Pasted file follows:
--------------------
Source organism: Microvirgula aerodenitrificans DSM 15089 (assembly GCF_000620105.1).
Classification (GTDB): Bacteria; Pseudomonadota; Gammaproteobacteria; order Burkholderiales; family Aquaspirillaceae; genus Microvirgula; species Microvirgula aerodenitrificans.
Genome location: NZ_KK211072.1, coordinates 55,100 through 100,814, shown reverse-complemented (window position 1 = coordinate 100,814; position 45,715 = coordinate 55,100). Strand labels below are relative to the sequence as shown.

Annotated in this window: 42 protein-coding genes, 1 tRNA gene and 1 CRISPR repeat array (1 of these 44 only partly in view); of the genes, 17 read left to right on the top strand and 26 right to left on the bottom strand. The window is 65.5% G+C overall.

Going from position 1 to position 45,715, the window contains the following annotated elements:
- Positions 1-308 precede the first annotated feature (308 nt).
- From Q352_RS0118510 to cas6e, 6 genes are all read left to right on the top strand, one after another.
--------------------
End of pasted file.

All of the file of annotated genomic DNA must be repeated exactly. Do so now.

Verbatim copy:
Source organism: Microvirgula aerodenitrificans DSM 15089 (assembly GCF_000620105.1).
Classification (GTDB): Bacteria; Pseudomonadota; Gammaproteobacteria; order Burkholderiales; family Aquaspirillaceae; genus Microvirgula; species Microvirgula aerodenitrificans.
Genome location: NZ_KK211072.1, coordinates 55,100 through 100,814, shown reverse-complemented (window position 1 = coordinate 100,814; position 45,715 = coordinate 55,100). Strand labels below are relative to the sequence as shown.

Annotated in this window: 42 protein-coding genes, 1 tRNA gene and 1 CRISPR repeat array (1 of these 44 only partly in view); of the genes, 17 read left to right on the top strand and 26 right to left on the bottom strand. The window is 65.5% G+C overall.

Going from position 1 to position 45,715, the window contains the following annotated elements:
- Positions 1-308 precede the first annotated feature (308 nt).
- From Q352_RS0118510 to cas6e, 6 genes are all read left to right on the top strand, one after another.